All organisations produce something, whether it’s either goods or services. The problem is that the production process, whatever it is, even if it’s in the government sector giving out advice, that’s still a process and it’s still providing a service, exposes people to risk.
Most organisations have and need various levels of protection to intervene between the local hazards and their possible victims and lost assets such as the model depicted in diagram 1. Most organisations have something like this in place.
The real problem is that the production process is generally well understood. You have so many machines and we put things in the machines and we get things out the other end. Or you have somebody behind a counter; the more customers that come in, the more sales you make. Or you have people coming and asking for advice and you give advice and at the end of the day you say you saw 15 clients today. That’s production. It’s a production process. It is very easy to understand. You do more of this and you definitely get more of that.
But protection needs are different, they’re much more varied, complex and subtle, and the level of protection really has to match the level of risk in the organisation.
It’s a question of, what is the real level of risk that you are exposed to?
The law says to provide a safe workplace; provide controls commensurate with the level of risk. The problem is that the partnership between production and protection is rarely equal:
- Production produces income (Outputs, whatever is legal currency in your organisation)
- Managers generally come from a production background (They know how it works)
- Information on how to improve production is direct (You make the machine go faster, you get more of something)
- Successful protection is indicated by the absences of losses (Very difficult for the production mind to believe)
- Information on protection is indirect and discontinuous
All rational managers agree on production and protection being equivalent – in the long term. It is in the short term that conflicts arise, and production generally wins.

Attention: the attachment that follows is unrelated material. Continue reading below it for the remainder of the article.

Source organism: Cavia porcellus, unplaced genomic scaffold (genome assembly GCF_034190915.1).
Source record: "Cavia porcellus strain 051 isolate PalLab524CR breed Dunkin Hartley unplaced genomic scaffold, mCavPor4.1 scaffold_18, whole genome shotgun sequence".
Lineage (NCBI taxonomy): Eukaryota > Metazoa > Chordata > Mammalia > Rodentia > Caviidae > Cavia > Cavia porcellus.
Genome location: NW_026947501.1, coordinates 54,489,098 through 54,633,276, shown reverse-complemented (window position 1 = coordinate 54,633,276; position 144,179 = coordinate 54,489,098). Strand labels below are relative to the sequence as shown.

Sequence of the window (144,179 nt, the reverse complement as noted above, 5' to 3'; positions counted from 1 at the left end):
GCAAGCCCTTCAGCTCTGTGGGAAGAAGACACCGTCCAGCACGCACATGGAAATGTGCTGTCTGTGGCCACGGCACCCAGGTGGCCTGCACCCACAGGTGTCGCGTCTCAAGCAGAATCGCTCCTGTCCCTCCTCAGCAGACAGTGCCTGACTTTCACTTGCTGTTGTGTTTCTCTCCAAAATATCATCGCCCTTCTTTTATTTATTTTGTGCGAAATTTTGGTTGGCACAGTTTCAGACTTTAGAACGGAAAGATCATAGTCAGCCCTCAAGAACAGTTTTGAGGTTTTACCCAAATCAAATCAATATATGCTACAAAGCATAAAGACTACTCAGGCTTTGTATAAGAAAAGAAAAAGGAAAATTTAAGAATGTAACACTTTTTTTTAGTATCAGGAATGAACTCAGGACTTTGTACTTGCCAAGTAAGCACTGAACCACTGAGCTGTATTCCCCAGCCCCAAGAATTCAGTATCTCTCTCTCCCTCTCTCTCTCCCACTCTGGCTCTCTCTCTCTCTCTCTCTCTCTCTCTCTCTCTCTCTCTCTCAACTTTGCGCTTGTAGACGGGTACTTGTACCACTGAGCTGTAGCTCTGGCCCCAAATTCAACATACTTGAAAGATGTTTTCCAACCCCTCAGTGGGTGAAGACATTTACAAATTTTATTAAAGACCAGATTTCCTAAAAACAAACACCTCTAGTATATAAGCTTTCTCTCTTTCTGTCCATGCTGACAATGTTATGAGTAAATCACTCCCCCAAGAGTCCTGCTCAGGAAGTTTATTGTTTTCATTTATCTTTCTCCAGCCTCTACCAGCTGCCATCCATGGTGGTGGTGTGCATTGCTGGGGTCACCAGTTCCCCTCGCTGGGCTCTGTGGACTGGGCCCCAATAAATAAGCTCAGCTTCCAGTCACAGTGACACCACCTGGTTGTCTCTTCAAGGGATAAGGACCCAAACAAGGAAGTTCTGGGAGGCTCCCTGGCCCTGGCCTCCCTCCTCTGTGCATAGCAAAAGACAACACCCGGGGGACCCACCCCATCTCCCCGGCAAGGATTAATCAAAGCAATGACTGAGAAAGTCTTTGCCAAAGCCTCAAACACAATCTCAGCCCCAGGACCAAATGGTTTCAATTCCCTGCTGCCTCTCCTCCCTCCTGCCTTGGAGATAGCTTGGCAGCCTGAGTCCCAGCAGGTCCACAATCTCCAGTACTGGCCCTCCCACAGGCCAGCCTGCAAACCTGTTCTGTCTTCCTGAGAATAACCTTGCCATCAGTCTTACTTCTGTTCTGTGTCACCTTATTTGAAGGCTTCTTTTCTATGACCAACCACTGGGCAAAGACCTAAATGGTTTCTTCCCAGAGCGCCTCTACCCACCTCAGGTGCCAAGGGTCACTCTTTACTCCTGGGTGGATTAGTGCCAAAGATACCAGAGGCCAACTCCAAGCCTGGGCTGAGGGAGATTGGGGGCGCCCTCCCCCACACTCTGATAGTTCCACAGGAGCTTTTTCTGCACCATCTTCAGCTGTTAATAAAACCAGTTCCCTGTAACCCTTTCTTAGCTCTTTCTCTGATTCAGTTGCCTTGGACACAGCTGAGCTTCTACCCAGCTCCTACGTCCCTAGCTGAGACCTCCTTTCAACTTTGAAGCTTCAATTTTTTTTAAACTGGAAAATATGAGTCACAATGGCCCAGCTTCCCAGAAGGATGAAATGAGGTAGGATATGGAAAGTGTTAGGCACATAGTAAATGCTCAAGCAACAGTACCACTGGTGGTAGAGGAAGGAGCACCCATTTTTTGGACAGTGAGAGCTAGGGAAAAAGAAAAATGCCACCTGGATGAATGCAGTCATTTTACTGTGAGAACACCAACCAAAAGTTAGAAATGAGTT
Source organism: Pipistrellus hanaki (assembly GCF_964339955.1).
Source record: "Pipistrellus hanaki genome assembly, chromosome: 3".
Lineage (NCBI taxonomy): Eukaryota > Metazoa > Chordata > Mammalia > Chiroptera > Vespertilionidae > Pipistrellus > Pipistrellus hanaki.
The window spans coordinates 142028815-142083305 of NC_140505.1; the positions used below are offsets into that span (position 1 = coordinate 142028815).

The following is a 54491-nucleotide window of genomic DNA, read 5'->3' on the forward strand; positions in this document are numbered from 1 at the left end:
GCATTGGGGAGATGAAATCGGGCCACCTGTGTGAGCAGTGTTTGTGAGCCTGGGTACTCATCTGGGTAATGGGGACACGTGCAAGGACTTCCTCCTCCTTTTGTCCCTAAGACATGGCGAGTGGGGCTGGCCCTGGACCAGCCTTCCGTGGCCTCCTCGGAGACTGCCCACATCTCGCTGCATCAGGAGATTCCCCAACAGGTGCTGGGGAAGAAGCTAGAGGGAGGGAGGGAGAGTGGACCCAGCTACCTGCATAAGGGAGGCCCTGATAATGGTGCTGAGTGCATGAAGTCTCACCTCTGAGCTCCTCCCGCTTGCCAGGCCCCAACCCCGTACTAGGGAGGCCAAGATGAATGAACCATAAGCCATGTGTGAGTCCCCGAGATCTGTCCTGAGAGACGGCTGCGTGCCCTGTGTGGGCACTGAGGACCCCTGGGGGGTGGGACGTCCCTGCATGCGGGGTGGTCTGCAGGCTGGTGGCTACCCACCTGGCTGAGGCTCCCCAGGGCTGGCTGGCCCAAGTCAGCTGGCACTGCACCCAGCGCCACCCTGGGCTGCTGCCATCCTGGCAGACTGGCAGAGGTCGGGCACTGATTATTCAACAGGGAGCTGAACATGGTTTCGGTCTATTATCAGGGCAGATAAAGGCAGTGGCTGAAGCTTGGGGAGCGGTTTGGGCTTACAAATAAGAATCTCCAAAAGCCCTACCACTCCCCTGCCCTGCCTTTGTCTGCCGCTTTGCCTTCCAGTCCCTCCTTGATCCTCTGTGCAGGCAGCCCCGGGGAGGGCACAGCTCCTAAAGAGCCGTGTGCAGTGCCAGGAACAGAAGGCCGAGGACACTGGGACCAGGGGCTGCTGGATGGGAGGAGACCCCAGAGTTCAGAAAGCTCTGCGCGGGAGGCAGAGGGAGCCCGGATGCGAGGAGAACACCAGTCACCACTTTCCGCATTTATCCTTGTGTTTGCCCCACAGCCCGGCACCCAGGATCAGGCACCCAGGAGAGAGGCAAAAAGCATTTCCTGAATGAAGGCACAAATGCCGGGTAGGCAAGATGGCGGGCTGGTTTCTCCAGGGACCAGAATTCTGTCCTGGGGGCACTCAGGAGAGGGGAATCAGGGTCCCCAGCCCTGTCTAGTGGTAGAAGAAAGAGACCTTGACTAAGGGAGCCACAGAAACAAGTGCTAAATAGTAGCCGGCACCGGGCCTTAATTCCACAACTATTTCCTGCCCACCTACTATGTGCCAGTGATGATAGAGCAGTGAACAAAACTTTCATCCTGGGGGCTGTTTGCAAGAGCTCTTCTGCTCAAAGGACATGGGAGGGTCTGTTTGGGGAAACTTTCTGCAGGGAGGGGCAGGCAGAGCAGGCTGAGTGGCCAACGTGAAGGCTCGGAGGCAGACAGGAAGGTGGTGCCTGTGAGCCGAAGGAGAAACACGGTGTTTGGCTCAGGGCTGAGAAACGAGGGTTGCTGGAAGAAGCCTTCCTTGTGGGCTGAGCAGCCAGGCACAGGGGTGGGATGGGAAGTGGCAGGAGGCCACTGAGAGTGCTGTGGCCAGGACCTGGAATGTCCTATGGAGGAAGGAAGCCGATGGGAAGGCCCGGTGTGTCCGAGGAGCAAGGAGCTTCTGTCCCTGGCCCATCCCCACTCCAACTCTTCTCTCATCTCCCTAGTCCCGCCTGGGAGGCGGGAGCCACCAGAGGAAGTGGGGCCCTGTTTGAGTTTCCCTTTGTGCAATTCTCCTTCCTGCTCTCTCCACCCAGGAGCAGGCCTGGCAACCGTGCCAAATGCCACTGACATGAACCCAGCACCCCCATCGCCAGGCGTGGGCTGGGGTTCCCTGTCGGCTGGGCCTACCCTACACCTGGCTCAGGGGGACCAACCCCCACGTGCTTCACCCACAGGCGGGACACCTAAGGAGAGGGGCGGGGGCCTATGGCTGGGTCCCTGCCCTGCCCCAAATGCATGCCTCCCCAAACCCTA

As production pressures increase, resources are allocated to achieve this without corresponding margins of protection – until an accident occurs!
The line in the middle of diagram 2 is a balance between doing the right thing and not doing the right thing. If you go too far down one end you end up in catastrophe. If you spend too much money on protection you go bankrupt. Clearly no one wants to be the safest organisation that ever went out of business. On the other hand you really don’t want to blow the place up and take half the suburb with it either.
So an organisation might start off and say:
“Yep, I have to look after the law, I have to comply, I have to do all the right things, and so I have a good safety system, then we run into the GFC and have to cut costs, orders are down a bit, so we better start trimming some of the systems that we have in place for safety, training, and we’ll postpone replacing that machine”.
Any system that you don’t maintain, degrades, believe or not it’s the second law of thermodynamics. The same happens with relationships. If you don’t maintain them they break up. If you don’t maintain a machine, it goes broke. If you don’t maintain a system it becomes useless.
So over time the system degrades until you have an incident and everybody wakes up. “Whoops, we had an incident, oh! We should have done some more training,” and WorkSafe comes in and says “your training matrix is out of date, and that machine’s certification is out of time,” etc, etc.
Evidence shows that lengthy periods without serious accidents can lead to a steady erosion of protection. It’s easy to forget to fear things that rarely happen. Urgent Vs Important – “there is always something more pressing”. If production increases, then doing nothing on protection is not an option – the safety margins will decrease (think increase with frequency) and neglecting existing defences and failing to provide new ones can lead to catastrophe.
Reasons adapted diagram taken from Reason, J.T. (1997). Managing the Risks of Organisational Accidents. Aldershot: Ashgate